From what I gather, surfaces don’t have a position,
get_rect() just uses
y should be.
(I could be wrong, I haven’t checked the code, but that’s what I would expect the behaviour to be.)
The concept of a surface is roughly equivalent to a 2D array of pixel data,
it doesn’t include the position onto which the surface should be drawn because the surface might need to be drawn in more than one place.
In other words, a surface is supposed to be a flyweight:
Think of it a bit like this…
(Image taken from the afforementioned article about the flyweight pattern.)
‘Grass’, ‘river’ and ‘hill’ are surfaces,
but they’re being drawn in more than once place in order to be tiled,
so associating an
x and a
y with the actual surface wouldn’t be very useful,
it makes more sense to associate the
y with the tiles themselves.
(Or more likely, the tiles are in a grid and the x and y are determined by the grid rather than the tiles).
(Actual tile drawing usually uses indices rather than pointers because indices tend to be cheaper and more useful, but hopefully it illustrates the idea.)
It should really return width and height instead of Rect.
it is because I wanted to keep it (at least partly) source compatible with the original PyGame:
If I crate a tile class (surface + position) at runtime, what’s the best way to pass the surface in the constructor and avoid memory consumption? Also some tiles may have multiple surface.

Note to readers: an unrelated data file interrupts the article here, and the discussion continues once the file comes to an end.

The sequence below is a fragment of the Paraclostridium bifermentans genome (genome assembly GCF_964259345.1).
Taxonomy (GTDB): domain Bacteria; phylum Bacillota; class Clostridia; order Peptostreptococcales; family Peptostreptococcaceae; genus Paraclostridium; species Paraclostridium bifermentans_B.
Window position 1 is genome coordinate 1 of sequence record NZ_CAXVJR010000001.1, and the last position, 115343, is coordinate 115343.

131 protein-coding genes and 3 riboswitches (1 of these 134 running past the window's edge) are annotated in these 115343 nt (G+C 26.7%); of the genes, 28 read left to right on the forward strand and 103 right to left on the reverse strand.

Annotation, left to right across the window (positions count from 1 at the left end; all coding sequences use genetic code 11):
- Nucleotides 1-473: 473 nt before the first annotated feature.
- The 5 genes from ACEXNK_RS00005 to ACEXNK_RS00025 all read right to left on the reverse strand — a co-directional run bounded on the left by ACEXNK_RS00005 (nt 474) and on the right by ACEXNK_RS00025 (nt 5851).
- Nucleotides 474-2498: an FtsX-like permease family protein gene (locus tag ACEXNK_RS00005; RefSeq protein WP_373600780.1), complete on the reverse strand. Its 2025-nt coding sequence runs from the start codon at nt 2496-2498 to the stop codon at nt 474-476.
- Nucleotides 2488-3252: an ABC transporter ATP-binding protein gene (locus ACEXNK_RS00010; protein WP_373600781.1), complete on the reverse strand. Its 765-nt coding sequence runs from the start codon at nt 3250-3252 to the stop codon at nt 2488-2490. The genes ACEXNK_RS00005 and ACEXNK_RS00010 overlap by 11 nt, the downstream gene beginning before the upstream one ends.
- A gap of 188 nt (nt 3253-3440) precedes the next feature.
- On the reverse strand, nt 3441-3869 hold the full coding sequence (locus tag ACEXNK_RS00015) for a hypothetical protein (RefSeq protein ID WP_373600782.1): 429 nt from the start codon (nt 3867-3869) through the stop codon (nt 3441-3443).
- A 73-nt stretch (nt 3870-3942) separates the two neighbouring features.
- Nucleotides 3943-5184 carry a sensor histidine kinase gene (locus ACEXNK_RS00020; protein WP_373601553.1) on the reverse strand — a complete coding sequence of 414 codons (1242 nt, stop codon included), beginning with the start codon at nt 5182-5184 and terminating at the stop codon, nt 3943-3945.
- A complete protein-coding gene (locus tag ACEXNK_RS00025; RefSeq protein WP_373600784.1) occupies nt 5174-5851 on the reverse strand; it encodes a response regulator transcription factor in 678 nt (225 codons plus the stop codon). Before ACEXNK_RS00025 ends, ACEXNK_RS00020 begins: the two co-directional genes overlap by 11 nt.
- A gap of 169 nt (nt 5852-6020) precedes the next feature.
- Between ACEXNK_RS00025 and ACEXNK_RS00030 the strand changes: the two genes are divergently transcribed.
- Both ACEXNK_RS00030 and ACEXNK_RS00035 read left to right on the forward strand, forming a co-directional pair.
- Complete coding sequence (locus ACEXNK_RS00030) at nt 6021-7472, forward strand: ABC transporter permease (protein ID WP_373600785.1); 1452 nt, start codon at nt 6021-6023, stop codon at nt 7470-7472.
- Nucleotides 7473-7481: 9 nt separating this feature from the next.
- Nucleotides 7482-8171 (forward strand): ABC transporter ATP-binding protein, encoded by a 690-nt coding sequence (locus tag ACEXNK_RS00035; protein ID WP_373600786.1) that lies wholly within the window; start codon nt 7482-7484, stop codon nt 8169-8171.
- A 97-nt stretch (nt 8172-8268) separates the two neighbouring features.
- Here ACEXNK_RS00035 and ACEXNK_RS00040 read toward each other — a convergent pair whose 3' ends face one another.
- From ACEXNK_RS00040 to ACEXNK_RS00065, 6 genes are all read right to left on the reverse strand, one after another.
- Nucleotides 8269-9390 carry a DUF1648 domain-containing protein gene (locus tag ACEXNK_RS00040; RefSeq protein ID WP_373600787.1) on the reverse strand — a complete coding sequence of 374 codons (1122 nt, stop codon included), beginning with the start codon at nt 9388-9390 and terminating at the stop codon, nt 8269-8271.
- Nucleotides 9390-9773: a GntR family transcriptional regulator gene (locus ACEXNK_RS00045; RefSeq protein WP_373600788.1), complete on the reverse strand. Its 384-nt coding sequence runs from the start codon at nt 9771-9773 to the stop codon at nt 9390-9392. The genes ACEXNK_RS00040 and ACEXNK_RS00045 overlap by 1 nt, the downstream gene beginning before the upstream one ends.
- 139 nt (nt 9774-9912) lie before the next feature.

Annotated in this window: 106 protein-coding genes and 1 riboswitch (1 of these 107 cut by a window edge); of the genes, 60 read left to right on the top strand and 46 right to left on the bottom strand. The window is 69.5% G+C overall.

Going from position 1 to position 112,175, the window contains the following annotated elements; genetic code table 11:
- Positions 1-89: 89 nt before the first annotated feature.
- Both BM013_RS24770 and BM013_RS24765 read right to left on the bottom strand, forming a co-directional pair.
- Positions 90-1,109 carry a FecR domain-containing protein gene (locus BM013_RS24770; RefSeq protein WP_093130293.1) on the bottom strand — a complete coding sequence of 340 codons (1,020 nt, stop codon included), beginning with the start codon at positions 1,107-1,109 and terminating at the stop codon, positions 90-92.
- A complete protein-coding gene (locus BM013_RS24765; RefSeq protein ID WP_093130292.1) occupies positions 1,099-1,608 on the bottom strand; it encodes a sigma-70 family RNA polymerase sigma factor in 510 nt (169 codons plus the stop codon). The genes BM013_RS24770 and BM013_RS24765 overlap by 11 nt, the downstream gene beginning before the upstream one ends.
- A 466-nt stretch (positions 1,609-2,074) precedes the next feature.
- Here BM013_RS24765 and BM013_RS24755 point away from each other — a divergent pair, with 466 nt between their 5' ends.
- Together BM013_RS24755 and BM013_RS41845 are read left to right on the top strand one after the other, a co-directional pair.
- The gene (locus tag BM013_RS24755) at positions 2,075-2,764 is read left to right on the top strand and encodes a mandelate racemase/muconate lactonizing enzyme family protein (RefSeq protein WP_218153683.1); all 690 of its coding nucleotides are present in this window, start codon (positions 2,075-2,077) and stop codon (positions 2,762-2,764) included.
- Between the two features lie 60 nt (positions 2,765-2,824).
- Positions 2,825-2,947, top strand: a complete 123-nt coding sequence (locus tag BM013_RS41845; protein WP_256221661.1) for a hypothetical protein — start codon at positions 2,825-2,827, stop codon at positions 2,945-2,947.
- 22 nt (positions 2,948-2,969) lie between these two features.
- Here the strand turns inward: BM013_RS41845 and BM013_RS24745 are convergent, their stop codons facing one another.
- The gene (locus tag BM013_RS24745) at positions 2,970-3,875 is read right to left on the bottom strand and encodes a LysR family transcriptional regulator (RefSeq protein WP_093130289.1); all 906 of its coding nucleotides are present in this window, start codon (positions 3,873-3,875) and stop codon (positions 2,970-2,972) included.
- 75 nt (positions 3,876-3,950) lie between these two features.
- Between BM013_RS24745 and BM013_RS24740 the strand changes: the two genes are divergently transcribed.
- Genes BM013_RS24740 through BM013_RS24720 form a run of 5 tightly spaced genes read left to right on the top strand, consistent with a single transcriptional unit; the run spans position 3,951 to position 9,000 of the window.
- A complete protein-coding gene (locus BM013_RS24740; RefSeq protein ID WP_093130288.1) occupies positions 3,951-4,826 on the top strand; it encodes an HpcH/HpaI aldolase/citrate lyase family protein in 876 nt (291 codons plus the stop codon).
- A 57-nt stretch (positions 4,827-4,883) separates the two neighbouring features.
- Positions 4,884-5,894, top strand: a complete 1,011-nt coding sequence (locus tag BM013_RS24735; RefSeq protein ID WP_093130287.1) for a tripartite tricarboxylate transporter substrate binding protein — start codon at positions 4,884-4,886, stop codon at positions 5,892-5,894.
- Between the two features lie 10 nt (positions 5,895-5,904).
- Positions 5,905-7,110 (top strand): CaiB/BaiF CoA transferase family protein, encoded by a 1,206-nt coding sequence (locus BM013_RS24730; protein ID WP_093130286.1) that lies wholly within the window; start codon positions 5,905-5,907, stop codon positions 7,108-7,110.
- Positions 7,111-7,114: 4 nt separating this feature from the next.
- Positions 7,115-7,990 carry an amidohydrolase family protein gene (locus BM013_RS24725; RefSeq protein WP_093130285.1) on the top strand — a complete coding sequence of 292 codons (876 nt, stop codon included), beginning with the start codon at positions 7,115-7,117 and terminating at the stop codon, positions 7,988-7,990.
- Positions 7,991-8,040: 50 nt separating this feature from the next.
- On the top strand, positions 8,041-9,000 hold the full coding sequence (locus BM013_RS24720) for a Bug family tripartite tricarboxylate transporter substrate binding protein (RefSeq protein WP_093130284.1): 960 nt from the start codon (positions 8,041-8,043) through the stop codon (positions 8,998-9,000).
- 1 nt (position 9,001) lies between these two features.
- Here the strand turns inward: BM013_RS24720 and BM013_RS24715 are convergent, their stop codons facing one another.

I’m now passing the pixels data in the constructor, and create surface when need. But I’m not sure that’s the right way to do.
Here a project I’m working on, if you want to give a look: Rings.zip (23.6 KB)
If you’re trying to do a tile system and you don’t want to use the tilemap module or can’t use the tilemap module because of its constraints…
A better way is to store the tiles as a 2D array of tile types/tile indices.
Then when rendering you map those tile types to surface indices (storing all your tile surfaces in an array so you can map a ‘surface index’ to a surface) and you draw the tiles like that.
for y in range(map_width): draw_y = # calculate draw y for x in range(map_height): draw_x = # calculate draw x tile_type = get_tile(x, y) surface = get_surface(tile_type) Surface.blit(surface, draw_x, draw_y, transparent_index)
If you’re trying to have coins and/or moving platforms, those should be entities, not tiles.
Alternatively, you can have two layers of tiles.
If having a 2D array of tiles is too memory hungry then you can have a sparse matrix instead, but sparse matrices tend to be more computationally complex.
I take it that by ‘partly’, you mean it doesn’t do this:
You can pass keyword argument values to this function. These named values will be applied to the attributes of the Rect before it is returned. An example would be ‘mysurf.get_rect(center=(100,100))’ to create a rectangle for the Surface centered at a given position.
Also, pygame’s surface supports
moving platform here. So entities
All objects and creatures are entities, what makes them objects or creatures is how they behave.
(This is also true of matter in the real world.)
The same can be said for allies and enemies, they’re all just creatures,
it’s their actions that determine whether they’re an ally or an enemy.
(So basically a moving platform is like an enemy that can’t kill you.
How can you easily import pixelart made with piskel? Currently I download the pixelart in c++ format, manually change the format and copy paste the result in the online python editor but there might be a beter way…